BRUNSWICK, GA. -- The city recreation department is better managed, better maintained and more heavily used since Glynn County took charge last year, city residents and officials admit.
Still, they say they want it back.
“The county does well, but I feel we can do just as well and maybe better,” Mayor Cornell Harvey said during a town hall meeting this week. “I think we’re not reaching all of our kids. The county is offering great service but our kids are not reaching that service.”
Earlier this month Harvey asked the county to return management of the city’s recreation facilities, plus $700,000 a year to fund them, and the two sides have agreed to negotiate. But they’ve historically maintained a contentious relationship, and there’s no guarantee the county will do as the city asks.
The decision could hinge on whether and when the city abandons alleyway easements it holds on a county-owned block downtown, though both sides deny that issue will be used as a bargaining chip. The alleys are preventing the county from redeveloping what is now just a very expensive dirt parking lot.
Harvey called the town hall meeting to solicit public input. He got an earful.
Several residents and one sitting commissioner said racism was the reason the county took over management of the department and Howard Coffin Park facilities and not as the result of a protracted negotiation over how to split sales tax revenue.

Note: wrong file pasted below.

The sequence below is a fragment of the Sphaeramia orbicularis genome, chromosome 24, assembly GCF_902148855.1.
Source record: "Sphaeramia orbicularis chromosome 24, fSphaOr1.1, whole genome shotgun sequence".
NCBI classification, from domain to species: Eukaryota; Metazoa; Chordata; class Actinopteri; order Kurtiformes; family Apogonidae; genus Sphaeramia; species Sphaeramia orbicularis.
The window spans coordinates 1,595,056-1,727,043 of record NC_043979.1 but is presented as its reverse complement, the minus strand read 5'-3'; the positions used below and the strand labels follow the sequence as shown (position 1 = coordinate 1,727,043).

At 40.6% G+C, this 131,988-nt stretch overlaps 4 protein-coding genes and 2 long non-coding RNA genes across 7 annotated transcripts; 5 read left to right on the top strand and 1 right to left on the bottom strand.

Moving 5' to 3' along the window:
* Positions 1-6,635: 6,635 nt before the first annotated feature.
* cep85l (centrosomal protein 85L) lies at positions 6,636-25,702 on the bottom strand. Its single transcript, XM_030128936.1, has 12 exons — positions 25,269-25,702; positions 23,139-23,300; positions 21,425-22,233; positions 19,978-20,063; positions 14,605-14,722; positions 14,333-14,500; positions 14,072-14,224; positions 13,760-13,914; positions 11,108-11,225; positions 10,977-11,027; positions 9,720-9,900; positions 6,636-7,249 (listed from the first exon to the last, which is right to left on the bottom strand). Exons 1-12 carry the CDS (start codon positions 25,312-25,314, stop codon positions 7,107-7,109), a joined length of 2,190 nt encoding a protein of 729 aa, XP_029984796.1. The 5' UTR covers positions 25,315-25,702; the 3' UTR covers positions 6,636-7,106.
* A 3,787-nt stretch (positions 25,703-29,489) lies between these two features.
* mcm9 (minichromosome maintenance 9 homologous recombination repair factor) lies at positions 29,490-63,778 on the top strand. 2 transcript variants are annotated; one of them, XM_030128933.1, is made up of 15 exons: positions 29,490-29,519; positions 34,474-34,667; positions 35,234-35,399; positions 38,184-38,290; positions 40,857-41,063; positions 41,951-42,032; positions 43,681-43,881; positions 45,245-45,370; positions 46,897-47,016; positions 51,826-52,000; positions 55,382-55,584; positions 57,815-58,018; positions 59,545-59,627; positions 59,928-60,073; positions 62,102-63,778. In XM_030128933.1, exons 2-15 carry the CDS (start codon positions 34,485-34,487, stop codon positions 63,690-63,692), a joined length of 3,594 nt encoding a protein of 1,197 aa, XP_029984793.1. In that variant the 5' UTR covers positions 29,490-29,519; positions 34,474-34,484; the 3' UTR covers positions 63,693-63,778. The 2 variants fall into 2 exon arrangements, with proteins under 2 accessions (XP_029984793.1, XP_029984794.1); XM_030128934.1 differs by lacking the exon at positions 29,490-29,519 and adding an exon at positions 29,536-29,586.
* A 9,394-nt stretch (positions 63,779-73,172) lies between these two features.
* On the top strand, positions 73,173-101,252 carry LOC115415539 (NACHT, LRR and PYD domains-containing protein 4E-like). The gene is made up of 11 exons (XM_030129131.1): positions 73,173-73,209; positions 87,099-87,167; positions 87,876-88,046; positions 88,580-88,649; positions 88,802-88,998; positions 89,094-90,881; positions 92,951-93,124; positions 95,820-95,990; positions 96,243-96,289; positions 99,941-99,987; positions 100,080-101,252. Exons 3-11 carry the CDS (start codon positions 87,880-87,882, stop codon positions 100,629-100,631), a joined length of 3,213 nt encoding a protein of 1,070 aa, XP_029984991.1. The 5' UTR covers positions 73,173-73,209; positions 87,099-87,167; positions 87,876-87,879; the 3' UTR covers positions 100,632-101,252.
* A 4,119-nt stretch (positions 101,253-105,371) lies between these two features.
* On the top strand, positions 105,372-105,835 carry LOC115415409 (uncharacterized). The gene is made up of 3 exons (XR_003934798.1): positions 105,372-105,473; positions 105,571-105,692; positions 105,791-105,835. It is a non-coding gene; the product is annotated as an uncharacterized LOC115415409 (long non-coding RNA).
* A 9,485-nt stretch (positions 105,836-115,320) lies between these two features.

Commissioner Felicia Harris said many city kids are left out of recreation programs due of the distance to the county’s North Glynn fields and the lack of transportation to them, and also because of the county’s reluctance to use some city facilities.
”We want to make sure our children are being fully serviced,” she said.
Harris said she didn’t come to the meeting to discuss racism, but called it “the elephant in the room.”
Harvey said racism had nothing to do with the switch in management.
Harvey said the city’s recreation department suffered from poor management and a lack of funds for years, causing facilities to deteriorate and programs to be cut. But new leadership on the commission will enable the city to operate the park efficiently.
He has set a target date of July 1 for the city to retake control.
Commissioner Johnny Cason said the timetable is too ambitious.
“There’s part of my hide in this very room and all over this park,” said Cason, a lifelong resident of the city. “But I’m not in the same camp as our mayor and some of the other commissioners.”
Cason, who originally opposed turning the department over to the county, said now is not the time to take it back because the city’s economic outlook remains shaky.
“We need to do some feasibility and planning studies,” he said.
Mark Wright, who lives across the street from the park, said there’s a clear reason to leave the department’s management as it is, at least for now.
“The park is better maintained and better attended than I’ve seen it in years,” he said. “And the pool is full. A couple years ago, you had no problem getting into that pool because no one was there.”